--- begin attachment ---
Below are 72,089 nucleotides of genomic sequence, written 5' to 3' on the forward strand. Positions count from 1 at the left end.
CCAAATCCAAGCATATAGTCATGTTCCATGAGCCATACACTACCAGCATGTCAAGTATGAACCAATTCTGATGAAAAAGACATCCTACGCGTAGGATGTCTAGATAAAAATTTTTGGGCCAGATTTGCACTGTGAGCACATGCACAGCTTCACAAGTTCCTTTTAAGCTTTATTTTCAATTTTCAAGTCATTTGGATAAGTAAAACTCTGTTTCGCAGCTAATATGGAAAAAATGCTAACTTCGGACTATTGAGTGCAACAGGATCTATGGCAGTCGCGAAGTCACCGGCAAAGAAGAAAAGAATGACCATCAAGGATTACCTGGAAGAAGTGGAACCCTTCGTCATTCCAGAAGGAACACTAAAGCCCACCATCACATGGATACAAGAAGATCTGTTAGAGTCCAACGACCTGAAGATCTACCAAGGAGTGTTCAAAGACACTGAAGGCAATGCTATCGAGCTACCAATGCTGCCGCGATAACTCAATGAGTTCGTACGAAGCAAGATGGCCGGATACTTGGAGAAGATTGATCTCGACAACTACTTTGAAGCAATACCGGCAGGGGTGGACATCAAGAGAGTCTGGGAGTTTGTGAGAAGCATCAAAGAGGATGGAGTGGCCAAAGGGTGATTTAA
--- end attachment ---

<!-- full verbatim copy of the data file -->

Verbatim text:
Below are 72,089 nucleotides of genomic sequence, written 5' to 3' on the forward strand. Positions count from 1 at the left end.
CCAAATCCAAGCATATAGTCATGTTCCATGAGCCATACACTACCAGCATGTCAAGTATGAACCAATTCTGATGAAAAAGACATCCTACGCGTAGGATGTCTAGATAAAAATTTTTGGGCCAGATTTGCACTGTGAGCACATGCACAGCTTCACAAGTTCCTTTTAAGCTTTATTTTCAATTTTCAAGTCATTTGGATAAGTAAAACTCTGTTTCGCAGCTAATATGGAAAAAATGCTAACTTCGGACTATTGAGTGCAACAGGATCTATGGCAGTCGCGAAGTCACCGGCAAAGAAGAAAAGAATGACCATCAAGGATTACCTGGAAGAAGTGGAACCCTTCGTCATTCCAGAAGGAACACTAAAGCCCACCATCACATGGATACAAGAAGATCTGTTAGAGTCCAACGACCTGAAGATCTACCAAGGAGTGTTCAAAGACACTGAAGGCAATGCTATCGAGCTACCAATGCTGCCGCGATAACTCAATGAGTTCGTACGAAGCAAGATGGCCGGATACTTGGAGAAGATTGATCTCGACAACTACTTTGAAGCAATACCGGCAGGGGTGGACATCAAGAGAGTCTGGGAGTTTGTGAGAAGCATCAAAGAGGATGGAGTGGCCAAAGGGTGATTTAA